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Implementing peer learning in education

The second hand on the classroom clock ticks much slower than my heartbeat, mocking my stare. My fingers wrap themselves around my pen, brush through my hair and rest on the keys of my laptop. My feet tap rhythms of untold uneasiness.

In moments like these in lecture halls full of over a hundred-something students, I realize that there’s no possible way the professor knows my name, my hobbies or anything about me. I am nothing but lost in the seas of thousands of students, all with one semi-attainable goal in mind.

This feeling of discomfort can leak into any course. In the last few years of my college experience, I have learned to control my mind in an impersonal lecture environment—a skill that begs the question, does this oversized atmosphere harvest a learner of the material, or someone who just learns to sit well in lectures?

The solution to this anxiety can be found in methods of peer learning. Peer learning is defined as students learning from and with each other without any authority applied to a particular individual.

A study done by NYU states that “good teaching is a very personal manner.” The study, completed earlier in 2017, resolved that “it is necessary for teachers to work from students’ strengths and interests by finding out why students are in your class and what their expectations are.”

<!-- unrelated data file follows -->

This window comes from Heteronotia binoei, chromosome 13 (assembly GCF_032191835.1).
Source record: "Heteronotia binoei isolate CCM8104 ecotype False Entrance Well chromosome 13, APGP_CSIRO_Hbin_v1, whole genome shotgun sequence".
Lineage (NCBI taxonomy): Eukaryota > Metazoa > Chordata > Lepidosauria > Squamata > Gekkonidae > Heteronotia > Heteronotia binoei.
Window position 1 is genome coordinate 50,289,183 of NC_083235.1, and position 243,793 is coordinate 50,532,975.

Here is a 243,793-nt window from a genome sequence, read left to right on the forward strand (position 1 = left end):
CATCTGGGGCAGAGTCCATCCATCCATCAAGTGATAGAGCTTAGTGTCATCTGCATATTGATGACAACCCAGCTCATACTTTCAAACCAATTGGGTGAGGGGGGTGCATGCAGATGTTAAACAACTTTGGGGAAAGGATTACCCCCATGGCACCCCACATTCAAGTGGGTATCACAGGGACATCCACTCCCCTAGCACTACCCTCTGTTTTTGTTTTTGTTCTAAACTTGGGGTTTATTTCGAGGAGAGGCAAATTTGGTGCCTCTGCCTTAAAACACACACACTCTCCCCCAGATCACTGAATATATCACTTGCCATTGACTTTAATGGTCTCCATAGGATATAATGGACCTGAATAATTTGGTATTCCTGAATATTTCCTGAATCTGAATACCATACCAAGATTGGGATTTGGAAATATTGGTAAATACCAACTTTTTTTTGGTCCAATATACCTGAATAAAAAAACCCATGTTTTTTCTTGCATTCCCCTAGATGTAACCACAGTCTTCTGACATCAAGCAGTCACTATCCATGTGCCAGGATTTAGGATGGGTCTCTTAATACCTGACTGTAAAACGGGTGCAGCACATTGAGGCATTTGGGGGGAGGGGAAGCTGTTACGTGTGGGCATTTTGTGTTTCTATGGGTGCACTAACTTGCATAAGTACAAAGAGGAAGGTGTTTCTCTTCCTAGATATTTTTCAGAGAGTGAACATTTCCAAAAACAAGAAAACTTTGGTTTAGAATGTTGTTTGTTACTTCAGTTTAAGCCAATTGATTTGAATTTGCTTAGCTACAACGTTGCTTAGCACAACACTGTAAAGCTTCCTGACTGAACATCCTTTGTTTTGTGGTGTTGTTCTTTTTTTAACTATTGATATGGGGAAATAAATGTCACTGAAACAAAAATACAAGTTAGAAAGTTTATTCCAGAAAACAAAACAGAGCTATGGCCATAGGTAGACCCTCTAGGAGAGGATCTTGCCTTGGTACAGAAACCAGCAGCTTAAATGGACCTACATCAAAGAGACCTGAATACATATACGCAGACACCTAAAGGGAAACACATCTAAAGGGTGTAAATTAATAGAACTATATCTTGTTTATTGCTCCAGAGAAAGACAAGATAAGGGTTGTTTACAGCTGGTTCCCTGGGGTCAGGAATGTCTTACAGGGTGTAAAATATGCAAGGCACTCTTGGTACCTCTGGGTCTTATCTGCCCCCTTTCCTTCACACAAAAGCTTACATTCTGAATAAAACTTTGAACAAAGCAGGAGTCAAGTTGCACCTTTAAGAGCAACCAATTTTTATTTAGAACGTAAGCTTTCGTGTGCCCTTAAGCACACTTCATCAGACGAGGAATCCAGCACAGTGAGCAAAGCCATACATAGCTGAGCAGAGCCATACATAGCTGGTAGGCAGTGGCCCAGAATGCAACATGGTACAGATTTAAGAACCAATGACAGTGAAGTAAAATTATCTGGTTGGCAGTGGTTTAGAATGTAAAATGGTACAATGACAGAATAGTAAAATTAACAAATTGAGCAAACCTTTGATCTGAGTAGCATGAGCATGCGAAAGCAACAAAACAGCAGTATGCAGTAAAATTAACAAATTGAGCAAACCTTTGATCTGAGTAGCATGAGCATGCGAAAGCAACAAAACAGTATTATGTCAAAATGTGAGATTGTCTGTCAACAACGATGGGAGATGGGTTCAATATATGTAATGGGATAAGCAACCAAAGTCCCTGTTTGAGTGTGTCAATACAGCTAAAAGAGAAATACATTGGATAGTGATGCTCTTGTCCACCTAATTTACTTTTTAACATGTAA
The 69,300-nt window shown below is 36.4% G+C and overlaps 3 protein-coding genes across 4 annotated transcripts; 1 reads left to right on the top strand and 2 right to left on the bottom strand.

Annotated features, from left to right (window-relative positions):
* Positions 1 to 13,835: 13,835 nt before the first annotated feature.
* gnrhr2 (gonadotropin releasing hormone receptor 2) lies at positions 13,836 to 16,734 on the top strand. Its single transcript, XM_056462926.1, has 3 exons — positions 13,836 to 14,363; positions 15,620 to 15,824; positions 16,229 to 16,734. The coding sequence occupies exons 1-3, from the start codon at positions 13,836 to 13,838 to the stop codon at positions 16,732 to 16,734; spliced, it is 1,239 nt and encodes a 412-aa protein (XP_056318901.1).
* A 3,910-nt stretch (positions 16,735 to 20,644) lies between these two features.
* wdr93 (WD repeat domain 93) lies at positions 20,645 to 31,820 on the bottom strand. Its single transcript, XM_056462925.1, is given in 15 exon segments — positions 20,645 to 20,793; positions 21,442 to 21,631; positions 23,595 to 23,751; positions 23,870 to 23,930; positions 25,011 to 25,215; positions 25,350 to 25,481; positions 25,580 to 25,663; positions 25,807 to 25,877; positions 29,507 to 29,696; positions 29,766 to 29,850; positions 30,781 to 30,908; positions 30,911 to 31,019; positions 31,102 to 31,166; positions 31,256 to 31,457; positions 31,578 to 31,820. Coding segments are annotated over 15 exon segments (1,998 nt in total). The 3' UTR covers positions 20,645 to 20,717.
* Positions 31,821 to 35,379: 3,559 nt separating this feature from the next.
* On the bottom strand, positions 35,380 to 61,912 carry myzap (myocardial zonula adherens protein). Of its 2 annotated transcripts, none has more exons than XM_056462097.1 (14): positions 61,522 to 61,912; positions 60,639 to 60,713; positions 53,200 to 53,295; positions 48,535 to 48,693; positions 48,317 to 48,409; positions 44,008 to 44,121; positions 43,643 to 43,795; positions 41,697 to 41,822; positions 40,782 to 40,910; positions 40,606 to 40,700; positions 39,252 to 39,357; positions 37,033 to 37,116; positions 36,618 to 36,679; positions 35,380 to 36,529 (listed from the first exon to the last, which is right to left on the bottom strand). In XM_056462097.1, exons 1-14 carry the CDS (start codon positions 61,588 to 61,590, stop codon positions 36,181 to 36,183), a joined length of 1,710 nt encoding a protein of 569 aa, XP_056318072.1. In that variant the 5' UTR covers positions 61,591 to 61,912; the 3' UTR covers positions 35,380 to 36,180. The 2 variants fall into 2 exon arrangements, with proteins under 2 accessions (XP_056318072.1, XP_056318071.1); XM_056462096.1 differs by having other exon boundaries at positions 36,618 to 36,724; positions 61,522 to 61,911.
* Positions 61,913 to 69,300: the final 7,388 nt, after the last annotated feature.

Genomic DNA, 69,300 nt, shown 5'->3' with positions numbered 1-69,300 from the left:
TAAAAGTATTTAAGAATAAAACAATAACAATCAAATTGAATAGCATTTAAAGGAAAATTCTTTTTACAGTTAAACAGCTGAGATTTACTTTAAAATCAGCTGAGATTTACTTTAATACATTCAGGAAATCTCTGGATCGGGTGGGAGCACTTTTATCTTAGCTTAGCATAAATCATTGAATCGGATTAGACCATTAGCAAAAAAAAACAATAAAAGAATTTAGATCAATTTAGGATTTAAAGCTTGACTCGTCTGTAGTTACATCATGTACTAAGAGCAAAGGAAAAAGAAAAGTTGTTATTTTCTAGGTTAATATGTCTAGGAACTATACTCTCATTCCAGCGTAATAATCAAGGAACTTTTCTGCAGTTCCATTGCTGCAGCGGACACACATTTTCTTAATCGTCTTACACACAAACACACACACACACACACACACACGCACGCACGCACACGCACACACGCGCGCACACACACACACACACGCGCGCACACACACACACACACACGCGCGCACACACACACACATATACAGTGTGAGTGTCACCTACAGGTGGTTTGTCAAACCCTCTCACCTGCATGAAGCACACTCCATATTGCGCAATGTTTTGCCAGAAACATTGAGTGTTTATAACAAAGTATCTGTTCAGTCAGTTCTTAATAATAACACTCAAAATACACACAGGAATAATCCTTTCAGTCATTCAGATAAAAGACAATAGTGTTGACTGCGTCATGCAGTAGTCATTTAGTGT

The study concluded that individuals who understand that lessons are applicable beyond the classroom are more apt to do their work and enjoy accomplishing their objectives.

Some great examples of peer learning methods are already employed in fields of study. The effects of hands-on collective learning practices, like nursing students who conquer in clinicals together, result in a sense of purpose and value.

Dr. Caroline Leaf, a cognitive neuroscience pioneer of brain theories that include steps to controlling healthy thinking and learning, supposes that “information is increasing exponentially, but the skills managing this knowledge is decreasing.”

Perhaps these findings can lead us to be conclusive in the practice of relying on each other, and teach us that there are pieces in each individual that are made to complement those of similar thought. To solve the problem of knowledge management, we only need each other.

Those activities—done in the effort of growing and learning from the same place—cultivate nothing less than a community in common pursuit.